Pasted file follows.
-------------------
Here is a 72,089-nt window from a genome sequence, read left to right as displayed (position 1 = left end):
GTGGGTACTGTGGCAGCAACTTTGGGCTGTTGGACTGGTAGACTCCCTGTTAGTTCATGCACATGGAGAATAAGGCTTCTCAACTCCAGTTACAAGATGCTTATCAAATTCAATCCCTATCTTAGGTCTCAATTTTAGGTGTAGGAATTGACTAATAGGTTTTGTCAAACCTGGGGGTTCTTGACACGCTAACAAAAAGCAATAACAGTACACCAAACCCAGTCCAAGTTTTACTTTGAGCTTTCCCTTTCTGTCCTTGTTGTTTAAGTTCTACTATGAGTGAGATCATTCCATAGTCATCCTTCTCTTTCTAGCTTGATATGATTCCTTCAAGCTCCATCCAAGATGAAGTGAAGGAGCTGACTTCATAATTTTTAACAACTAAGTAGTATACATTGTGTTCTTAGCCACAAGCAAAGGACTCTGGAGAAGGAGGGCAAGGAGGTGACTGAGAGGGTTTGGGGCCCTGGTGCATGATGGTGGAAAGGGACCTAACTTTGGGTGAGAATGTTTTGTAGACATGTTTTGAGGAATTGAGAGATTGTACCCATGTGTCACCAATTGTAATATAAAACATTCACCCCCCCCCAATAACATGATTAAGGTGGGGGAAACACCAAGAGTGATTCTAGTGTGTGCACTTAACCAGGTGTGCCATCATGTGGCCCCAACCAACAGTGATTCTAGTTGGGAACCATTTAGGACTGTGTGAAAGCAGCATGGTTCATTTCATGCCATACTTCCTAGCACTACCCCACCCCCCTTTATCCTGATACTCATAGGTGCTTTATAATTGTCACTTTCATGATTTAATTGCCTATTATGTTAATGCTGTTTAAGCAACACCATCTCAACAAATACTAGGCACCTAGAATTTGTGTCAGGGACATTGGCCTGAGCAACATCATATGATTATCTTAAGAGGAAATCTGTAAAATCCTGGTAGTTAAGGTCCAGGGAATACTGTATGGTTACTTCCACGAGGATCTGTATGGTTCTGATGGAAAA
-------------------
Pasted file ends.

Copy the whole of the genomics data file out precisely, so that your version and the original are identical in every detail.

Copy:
Here is a 72,089-nt window from a genome sequence, read left to right as displayed (position 1 = left end):
GTGGGTACTGTGGCAGCAACTTTGGGCTGTTGGACTGGTAGACTCCCTGTTAGTTCATGCACATGGAGAATAAGGCTTCTCAACTCCAGTTACAAGATGCTTATCAAATTCAATCCCTATCTTAGGTCTCAATTTTAGGTGTAGGAATTGACTAATAGGTTTTGTCAAACCTGGGGGTTCTTGACACGCTAACAAAAAGCAATAACAGTACACCAAACCCAGTCCAAGTTTTACTTTGAGCTTTCCCTTTCTGTCCTTGTTGTTTAAGTTCTACTATGAGTGAGATCATTCCATAGTCATCCTTCTCTTTCTAGCTTGATATGATTCCTTCAAGCTCCATCCAAGATGAAGTGAAGGAGCTGACTTCATAATTTTTAACAACTAAGTAGTATACATTGTGTTCTTAGCCACAAGCAAAGGACTCTGGAGAAGGAGGGCAAGGAGGTGACTGAGAGGGTTTGGGGCCCTGGTGCATGATGGTGGAAAGGGACCTAACTTTGGGTGAGAATGTTTTGTAGACATGTTTTGAGGAATTGAGAGATTGTACCCATGTGTCACCAATTGTAATATAAAACATTCACCCCCCCCCAATAACATGATTAAGGTGGGGGAAACACCAAGAGTGATTCTAGTGTGTGCACTTAACCAGGTGTGCCATCATGTGGCCCCAACCAACAGTGATTCTAGTTGGGAACCATTTAGGACTGTGTGAAAGCAGCATGGTTCATTTCATGCCATACTTCCTAGCACTACCCCACCCCCCTTTATCCTGATACTCATAGGTGCTTTATAATTGTCACTTTCATGATTTAATTGCCTATTATGTTAATGCTGTTTAAGCAACACCATCTCAACAAATACTAGGCACCTAGAATTTGTGTCAGGGACATTGGCCTGAGCAACATCATATGATTATCTTAAGAGGAAATCTGTAAAATCCTGGTAGTTAAGGTCCAGGGAATACTGTATGGTTACTTCCACGAGGATCTGTATGGTTCTGATGGAAAA